Shawn L. Bird

Original poetry, commentary, and fiction. All copyrights reserved.

poem- microcosm November 11, 2020

Filed under: poem,Poetry — Shawn L. Bird @ 1:56 pm
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The newscast announces an IED*

blew up another patrol.

Dread descends.

My heart pounds.

I strain to hear the names.

Let him be safe.

Let him be safe.

One hundred fifty-eight other names were called.

A thousand prayers unheard.

A thousand exploded hearts.

He carries them all in his duffel

when he returns.




IED= improvised explosive device.



A favourite student of mine fought in Afghanistan with the Canadian Armed Forces. As I listened at the radio during the time he was gone, I was conscious of what an entire generation of families must have felt as they listened to hear about all the boys and men of their communities fighting abroad. The magnification of the stress was easy to imagine. ‘My’ soldier returned safely to Canada and returned to the high school to speak in a Rembrance Day service a year or two later. I bawled my eyes out through the whole thing so thankful he was alive and whole. I’m thinking of him today, and all those families whose hearts were broken, not so long ago.






poem-glory November 11, 2015

Filed under: Poetry — Shawn L. Bird @ 11:11 am
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They listened to the call for glory and honour

marched away with smiles on their faces,

found horror in mud and blood

found sacrifice in trenches:

.    sacrificed youth

.    sacrificed lungs

.    sacrificed sleep

Returned without friends

who call through the years

echoing in the quavers of The Last Post

of glory wrapped in mud,

of honour paid in blood.


poem- Remembrance Day November 11, 2013

Filed under: Poetry — Shawn L. Bird @ 2:11 pm
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“Every one is going, Mom!”

“You have to do your duty, Son.”

“We desperately need the money, Hon.”

“It’ll all be jolly good fun,

and over scarce moments once it’s begun!”


Voices echo, arms wave farewell,

as adventurous lads descend into hell.

They see what boys should never see

March in when the sensible would turn and flee

They rise each day at reveille

to create a future for you and me

Built on their fear, their pride, their aim

To fight whether they be slain.


When men return, once battles end

They toast their comrades and their friends

Through years of anguish in the night

When dreams return them to the fight

Today we salute them, the wounded boys

the men of valour, whose youth was deployed

into a horror of noise and mud

baptizing them with gore and blood

So we can stand before the cenotaph

To honour their sacrifice on our behalf.

We do not glorify their war

but we know what they were fighting for.


To the boys who left home, to the men who returned whole or broken, in thanks.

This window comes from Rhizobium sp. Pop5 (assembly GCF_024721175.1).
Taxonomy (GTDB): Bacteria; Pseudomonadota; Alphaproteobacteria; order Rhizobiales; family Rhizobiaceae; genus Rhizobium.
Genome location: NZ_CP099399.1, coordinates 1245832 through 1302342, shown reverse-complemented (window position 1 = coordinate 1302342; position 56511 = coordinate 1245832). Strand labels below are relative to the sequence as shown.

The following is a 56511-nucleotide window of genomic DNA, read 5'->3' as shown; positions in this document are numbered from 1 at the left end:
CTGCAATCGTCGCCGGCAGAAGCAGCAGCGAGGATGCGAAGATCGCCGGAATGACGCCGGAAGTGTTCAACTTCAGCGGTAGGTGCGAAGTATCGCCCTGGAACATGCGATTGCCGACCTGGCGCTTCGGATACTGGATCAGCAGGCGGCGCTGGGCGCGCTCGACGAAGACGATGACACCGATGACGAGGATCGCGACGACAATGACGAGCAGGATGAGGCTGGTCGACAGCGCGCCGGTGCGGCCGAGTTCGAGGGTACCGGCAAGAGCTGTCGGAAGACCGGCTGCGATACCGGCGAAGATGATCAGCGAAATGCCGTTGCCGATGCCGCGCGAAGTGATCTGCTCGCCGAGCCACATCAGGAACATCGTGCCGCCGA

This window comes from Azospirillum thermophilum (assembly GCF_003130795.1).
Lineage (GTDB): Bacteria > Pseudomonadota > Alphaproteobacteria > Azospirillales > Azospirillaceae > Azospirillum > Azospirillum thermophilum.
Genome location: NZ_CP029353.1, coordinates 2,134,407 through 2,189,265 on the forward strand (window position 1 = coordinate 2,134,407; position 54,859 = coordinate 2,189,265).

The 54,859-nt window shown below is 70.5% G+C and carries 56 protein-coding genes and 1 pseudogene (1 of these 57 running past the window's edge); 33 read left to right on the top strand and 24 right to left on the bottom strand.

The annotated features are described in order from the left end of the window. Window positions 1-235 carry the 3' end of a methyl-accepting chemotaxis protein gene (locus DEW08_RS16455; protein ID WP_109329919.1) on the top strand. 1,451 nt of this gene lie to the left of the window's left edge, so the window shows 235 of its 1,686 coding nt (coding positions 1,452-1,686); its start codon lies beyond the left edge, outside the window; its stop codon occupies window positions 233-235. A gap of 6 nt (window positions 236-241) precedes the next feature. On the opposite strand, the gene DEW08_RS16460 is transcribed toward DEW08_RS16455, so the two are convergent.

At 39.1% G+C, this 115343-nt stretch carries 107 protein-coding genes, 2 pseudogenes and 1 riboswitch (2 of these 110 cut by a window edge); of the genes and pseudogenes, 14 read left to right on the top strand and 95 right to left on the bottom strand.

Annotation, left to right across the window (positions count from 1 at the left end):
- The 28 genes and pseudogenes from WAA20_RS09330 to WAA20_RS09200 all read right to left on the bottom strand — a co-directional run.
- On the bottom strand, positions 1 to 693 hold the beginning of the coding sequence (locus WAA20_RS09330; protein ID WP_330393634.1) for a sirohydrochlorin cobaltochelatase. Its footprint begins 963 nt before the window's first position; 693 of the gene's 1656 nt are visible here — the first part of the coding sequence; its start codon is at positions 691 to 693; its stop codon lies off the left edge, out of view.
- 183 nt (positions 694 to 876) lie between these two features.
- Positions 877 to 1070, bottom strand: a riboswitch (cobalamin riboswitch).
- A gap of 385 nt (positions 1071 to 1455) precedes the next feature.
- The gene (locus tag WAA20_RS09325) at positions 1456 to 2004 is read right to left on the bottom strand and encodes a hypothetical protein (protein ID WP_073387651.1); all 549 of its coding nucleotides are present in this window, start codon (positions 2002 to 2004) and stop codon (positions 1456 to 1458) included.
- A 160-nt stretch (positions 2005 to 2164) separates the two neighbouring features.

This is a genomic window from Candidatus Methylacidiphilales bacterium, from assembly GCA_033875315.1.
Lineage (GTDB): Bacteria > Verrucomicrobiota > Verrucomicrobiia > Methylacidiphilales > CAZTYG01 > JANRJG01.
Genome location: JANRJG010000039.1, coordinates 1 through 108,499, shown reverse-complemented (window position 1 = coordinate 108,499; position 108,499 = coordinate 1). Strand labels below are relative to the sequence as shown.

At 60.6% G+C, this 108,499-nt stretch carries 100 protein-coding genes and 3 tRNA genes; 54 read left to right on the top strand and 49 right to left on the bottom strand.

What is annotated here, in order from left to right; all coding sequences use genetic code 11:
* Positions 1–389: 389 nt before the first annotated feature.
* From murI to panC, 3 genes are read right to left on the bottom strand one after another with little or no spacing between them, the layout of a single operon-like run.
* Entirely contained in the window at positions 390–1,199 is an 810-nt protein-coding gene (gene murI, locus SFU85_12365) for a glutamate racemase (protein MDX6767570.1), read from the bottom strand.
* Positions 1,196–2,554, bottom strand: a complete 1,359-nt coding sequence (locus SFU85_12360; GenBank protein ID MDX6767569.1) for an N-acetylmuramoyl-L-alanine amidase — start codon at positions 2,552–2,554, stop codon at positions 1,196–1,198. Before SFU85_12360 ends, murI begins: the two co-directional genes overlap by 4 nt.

Here’s a link to the song “Soldier Boy” by The Pids.  I went to high school with Stu Aspinall, who will donate a portion of all iTunes sales of this song to PTSD services for returned combatants.



Remembrance Day- Eric Bogle’s And the Band Played Waltzing Matilda November 10, 2013

Filed under: video — Shawn L. Bird @ 6:58 pm
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Here is my other favourite Remembrance Day tune, also by Eric Bogle.  The marching in April that he refers to is for ANZAC Day which is the memorial day for Australian and New Zealand troops fighing in Gallipolli during WW1.

This video was put together by a Canadian teacher for a Remembrance Day assembly at her Middle School.  This song represents so much: Respect for those who fought.  Sadness at the loss of young lives.  Desire for peace to keep it from happening again.  Frustration that we still have war.

I remember in the 1970s when I’d go to the cenotaph with my dad, how sad it was that fewer and fewer people attended every year, but these days, it’s heart warming how large the crowds are.  So many families with small children attend, which they didn’t when I was a kid.  I was used to being the only young person there, aside from the cadets .

Enjoy this one.  It’s poignant, powerful, and beautiful.



Remembrance Day song- Green Fields of France

Filed under: Poetry,video — Shawn L. Bird @ 1:12 pm
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Eric Bogle wrote my two favourite Remembrance Day songs.  I always weep while I play or sing sing them.  Beautiful and poignant pieces that explore huge themes.  While we acknowledge the sacrifices of those who went away to war, we must also recognize the need to better ways to deal with conflict.  When dealing with bullies, it’d be nice if discussion would bring about resolution, but so often, they only understand a  big stick.  It is the worst thing about humanity.  The fact that people are willing to deal with those bullies, for whatever motivation, is still sadly necessary.  So, here is Eric Bogle’s “Green Fields of France.”



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